A real story from a change leader on How to Lead Organizational Change!
My assessment of the history, culture and value systems of the organization in a recent project helped me recognize that staff have been participants in many change initiatives that were poorly communicated, unprepared for implementation and in some cases initiatives that have not been followed through. These experiences have left employees more or less skeptical of any change initiative.
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The organization’s culture is full of tradition and a commonly heard reason for doing things is that, “we have always done it this way and our supervisors aren’t interested in changing.” My assessment also revealed a value system that places a great degree of emphasis on service to the clients, professionalism and dedication.
With this assessment, I recognized the importance of gaining support from the executive team and proceeded to “do change management” on the executive team through presentations and the development of a sponsorship plan to ensure active and visible participation in the project for this team.
Support from the executive allowed me to move ahead with the development of a change management strategy. The key to this strategy was to recruit change agents from the business area to be impacted by the project. Five change agents for my change management working group were recruited and trained in their role.
The change management working group used its knowledge of the culture and history of the organization to create and implement a communication plan, training plan, coaching plan, resistance management plan and reinforcement plan.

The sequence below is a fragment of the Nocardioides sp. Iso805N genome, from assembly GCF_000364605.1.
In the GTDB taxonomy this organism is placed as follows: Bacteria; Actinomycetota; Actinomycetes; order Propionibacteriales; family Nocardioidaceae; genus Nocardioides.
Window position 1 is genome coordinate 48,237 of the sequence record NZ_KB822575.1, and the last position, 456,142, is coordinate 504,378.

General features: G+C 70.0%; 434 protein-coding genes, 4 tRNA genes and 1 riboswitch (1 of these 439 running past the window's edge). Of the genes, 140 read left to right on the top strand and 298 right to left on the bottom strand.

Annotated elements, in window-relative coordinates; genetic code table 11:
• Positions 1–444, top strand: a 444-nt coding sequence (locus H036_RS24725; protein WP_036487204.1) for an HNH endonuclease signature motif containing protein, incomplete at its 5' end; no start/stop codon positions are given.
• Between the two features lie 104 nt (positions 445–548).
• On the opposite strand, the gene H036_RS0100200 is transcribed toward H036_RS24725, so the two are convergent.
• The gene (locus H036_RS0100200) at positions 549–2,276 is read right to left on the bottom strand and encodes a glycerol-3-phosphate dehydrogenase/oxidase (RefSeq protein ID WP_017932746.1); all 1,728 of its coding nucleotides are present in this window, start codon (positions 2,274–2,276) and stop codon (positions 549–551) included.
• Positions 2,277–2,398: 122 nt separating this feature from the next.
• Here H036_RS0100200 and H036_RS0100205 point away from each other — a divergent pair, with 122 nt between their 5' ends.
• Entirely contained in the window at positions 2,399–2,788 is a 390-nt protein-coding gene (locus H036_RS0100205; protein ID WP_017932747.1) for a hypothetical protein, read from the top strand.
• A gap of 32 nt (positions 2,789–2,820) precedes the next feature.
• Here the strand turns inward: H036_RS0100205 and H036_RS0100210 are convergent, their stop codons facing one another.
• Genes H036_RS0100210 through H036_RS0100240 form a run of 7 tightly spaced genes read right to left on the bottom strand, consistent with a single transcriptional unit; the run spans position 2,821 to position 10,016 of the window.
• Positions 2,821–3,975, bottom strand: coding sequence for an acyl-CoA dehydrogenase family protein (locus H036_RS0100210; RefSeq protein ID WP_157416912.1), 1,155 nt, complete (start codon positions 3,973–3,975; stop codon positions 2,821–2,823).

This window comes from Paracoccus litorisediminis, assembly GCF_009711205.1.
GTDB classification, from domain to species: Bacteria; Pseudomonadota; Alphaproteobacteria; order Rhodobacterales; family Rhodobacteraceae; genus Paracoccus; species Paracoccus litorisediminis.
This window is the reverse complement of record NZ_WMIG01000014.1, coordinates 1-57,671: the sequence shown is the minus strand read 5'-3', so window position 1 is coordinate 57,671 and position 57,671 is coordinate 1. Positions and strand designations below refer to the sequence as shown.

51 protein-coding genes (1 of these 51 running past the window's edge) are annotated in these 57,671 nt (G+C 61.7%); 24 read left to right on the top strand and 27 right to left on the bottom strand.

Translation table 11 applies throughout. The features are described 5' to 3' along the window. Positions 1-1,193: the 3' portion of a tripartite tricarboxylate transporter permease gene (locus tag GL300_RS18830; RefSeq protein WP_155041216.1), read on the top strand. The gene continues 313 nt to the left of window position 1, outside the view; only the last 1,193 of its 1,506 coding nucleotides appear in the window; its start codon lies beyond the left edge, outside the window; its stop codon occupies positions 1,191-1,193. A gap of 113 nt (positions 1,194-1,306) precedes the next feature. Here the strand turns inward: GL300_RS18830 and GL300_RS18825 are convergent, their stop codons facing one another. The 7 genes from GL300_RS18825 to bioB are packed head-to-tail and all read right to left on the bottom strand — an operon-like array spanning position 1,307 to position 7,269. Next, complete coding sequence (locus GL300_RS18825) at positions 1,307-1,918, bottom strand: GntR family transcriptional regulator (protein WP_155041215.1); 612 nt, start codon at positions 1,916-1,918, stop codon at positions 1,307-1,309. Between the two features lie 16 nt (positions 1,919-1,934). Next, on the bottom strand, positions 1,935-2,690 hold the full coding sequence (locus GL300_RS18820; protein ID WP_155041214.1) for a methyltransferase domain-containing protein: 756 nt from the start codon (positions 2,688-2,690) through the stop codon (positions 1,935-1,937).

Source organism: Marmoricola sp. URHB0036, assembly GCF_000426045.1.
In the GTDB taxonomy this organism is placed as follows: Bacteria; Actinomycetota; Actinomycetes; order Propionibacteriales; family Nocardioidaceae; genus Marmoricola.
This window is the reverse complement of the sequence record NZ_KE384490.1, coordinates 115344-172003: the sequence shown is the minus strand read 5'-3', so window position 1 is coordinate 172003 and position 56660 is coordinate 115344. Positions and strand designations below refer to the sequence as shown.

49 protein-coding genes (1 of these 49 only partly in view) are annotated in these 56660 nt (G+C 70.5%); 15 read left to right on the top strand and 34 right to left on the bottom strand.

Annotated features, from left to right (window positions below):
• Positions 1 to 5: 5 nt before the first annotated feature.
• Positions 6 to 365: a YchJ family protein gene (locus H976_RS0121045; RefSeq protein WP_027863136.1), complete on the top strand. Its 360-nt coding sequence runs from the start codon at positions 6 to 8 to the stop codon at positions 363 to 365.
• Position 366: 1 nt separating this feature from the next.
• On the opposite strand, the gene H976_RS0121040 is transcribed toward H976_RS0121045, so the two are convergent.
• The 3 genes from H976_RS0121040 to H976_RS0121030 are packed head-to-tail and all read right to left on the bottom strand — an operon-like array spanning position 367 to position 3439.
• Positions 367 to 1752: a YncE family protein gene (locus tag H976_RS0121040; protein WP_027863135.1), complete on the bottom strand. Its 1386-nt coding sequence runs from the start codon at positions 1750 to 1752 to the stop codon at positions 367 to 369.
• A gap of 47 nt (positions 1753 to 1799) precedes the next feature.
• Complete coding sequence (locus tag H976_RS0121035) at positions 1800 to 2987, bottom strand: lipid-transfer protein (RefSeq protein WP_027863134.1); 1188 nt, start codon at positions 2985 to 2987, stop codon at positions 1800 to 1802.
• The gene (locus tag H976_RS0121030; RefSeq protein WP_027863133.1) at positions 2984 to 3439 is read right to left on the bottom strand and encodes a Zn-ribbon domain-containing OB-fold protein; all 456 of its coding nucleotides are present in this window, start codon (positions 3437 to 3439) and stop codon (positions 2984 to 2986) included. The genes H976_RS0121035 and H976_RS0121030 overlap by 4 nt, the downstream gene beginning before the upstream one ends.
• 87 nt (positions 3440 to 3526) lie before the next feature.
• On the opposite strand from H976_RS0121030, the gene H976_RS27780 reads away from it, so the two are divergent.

Early communication of the project describing the what and the why of the
project along with a description of the impact that the project outcomes would have on staff was key to the success of the project. This step also created a “wow” moment for staff not used to this type of transparency and structure. Face to face communication was relied on rather than the traditional email approach.
Managers and supervisors were surprised with the coaching plan that focused on providing them with early notice of the project and, importantly, training on the critical role they play as the preferred sender of information for staff. We noted that what we were actually doing was “doing change management on change management” for managers and supervisors.
The training plan created provided another “wow” moment as new procedures were prepared with input from staff well before implementation, training sessions provided options for staff to receive training in their preferred style: e-learning; classroom; webinar-based. This plan included post-implementation follow-up to provide clarification on the new procedures.
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The success of this change initiative was seen in the change management survey results following the project that showed excitement about the staff engagement opportunities.
This approach continues to be used in the change initiatives for this business and staff have quickly embraced the new structured approach to change. There has been much more success in creating excitment and buy-in to participate in new initiatives.
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